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This Week in the Business: "Brilliant strategic move."

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What's happened in the business of video games this past week...

QUOTE | "Push out the lifespan of PS3." - DFC Intelligence analyst David Cole responds to rumors that Sony is actually preparing to unveil and PlayStation 4 sometime next year.

STAT | $4.27 million – How much Sony CEO Howard Stringer earned for the fiscal year ended on March 31, as Sony dropped his annual pay from $5.05 million with company losses piling up.

QUOTE | "Broader than ever before." - Xbox COO Dennis Durkin notes that the Xbox brand has expanded a great deal in the last 12 months to the point where it's a "much broader place demographically."


QUOTE | "Not accepted by core gamers." - Nintendo boss Satoru Iwata talks about why Wii failed to resonate with the core audience and how Wii U will rectify this problem.

QUOTE | "Put the cart before the horse." - Interpret VP Michael Cai's comments that Nintendo may have blown an opportunity with its 3DS launch by failing to provide software gamers desire.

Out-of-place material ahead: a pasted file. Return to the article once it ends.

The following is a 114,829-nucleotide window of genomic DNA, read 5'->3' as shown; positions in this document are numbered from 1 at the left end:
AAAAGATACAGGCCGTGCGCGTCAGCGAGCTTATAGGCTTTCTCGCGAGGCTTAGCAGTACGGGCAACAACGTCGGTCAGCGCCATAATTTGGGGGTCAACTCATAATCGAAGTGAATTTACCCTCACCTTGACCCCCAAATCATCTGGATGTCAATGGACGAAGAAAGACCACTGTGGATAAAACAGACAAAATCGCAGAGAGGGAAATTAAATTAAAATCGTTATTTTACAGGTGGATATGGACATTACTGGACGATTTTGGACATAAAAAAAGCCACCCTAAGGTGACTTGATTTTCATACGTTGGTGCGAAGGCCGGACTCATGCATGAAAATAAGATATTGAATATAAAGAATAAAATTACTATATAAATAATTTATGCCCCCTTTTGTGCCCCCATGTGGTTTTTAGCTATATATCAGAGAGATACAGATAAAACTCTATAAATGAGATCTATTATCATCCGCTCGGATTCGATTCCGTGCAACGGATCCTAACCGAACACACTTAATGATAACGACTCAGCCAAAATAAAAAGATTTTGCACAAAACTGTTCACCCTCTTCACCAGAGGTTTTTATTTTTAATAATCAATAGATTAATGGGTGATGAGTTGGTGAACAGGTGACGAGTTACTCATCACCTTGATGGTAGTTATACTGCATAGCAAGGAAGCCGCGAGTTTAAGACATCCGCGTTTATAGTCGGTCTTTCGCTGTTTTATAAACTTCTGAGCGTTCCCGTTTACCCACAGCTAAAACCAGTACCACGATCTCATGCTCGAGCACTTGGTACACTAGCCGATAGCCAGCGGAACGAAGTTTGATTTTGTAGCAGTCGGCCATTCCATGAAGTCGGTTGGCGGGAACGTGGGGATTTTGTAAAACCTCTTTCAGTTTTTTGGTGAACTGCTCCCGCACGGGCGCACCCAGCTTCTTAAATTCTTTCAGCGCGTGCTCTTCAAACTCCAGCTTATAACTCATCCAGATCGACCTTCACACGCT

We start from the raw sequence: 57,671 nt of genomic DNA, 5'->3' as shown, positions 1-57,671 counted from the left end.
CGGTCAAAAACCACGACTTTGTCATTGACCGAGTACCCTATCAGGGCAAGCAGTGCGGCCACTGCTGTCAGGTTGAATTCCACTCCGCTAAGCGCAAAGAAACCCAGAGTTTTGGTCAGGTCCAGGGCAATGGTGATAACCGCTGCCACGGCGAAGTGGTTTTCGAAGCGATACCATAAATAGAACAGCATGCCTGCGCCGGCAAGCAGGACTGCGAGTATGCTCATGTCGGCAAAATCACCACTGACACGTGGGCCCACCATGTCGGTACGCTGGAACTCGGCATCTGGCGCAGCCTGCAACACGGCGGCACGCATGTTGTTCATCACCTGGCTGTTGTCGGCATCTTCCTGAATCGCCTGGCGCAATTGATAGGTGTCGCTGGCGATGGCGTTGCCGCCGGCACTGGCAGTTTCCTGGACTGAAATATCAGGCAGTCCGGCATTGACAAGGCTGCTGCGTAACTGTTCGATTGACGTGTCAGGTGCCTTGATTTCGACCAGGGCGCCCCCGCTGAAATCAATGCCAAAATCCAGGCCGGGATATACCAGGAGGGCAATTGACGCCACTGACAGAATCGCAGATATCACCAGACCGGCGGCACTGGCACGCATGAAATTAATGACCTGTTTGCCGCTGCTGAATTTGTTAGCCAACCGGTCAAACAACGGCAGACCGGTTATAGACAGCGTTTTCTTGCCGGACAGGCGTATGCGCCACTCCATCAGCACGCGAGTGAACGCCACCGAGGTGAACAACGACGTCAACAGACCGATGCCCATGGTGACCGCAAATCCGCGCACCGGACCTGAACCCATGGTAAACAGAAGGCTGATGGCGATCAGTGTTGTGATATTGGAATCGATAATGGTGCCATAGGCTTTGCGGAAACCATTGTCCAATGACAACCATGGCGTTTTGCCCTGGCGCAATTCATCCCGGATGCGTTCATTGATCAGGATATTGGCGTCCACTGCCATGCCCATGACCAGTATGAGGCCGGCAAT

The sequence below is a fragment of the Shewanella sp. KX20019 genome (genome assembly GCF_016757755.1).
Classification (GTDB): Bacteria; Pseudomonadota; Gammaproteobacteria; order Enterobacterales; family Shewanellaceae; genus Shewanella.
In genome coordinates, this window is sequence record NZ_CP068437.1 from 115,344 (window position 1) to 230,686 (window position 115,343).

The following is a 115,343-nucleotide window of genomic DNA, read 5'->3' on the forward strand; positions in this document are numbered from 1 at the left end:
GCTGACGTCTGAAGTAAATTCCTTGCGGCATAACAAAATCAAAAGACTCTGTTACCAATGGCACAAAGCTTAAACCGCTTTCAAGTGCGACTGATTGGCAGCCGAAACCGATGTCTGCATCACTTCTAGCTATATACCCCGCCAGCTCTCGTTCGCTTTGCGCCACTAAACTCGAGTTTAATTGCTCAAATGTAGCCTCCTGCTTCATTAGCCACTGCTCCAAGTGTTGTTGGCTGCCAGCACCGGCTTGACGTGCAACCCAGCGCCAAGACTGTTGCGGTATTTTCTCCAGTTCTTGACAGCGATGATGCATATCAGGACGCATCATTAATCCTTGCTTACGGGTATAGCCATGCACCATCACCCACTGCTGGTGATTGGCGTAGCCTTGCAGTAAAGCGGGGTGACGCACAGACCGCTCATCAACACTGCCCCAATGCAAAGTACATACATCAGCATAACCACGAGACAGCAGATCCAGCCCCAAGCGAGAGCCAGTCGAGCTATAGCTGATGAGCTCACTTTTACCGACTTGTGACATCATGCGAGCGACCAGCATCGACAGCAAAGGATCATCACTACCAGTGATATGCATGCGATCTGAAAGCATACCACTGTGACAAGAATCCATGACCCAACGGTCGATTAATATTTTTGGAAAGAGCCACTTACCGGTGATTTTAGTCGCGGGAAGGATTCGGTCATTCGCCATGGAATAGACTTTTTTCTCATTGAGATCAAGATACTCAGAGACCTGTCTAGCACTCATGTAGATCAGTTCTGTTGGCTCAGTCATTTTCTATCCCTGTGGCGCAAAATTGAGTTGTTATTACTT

QUOTE | "Brilliant strategic move." - Wedbush Securities' Michael Pachter on Blizzard's decision to make World of Warcraft free to play up to level 20, which he says could be a "pre-emptive" strike against Star Wars: The Old Republic.

STAT | $21.6 billion – Research firm Newzoo's estimate for the total gamers in the U.S. will spend in 2011, as mobile, online and download games combined are expected to surpass traditional console games for the first time this year.


QUOTE | "Analytics just aren't enough." - Activision associate brand manager on Call of Duty Aland Failde discusses how to survive the social gaming bubble and challenges companies to go beyond analytics.

QUOTE | "Not cannibalizing packaged goods." - As successful as Zynga has been, it's growth does not spell doom for traditional game companies and packaged goods, says analyst Michael Pachter.


TWIST | The Supreme Court ruling on California's violent games law is not only a major win for the industry and game makers, but it's also a tacit admission that games are no longer just for kids.

This Week In the Business courtesy of

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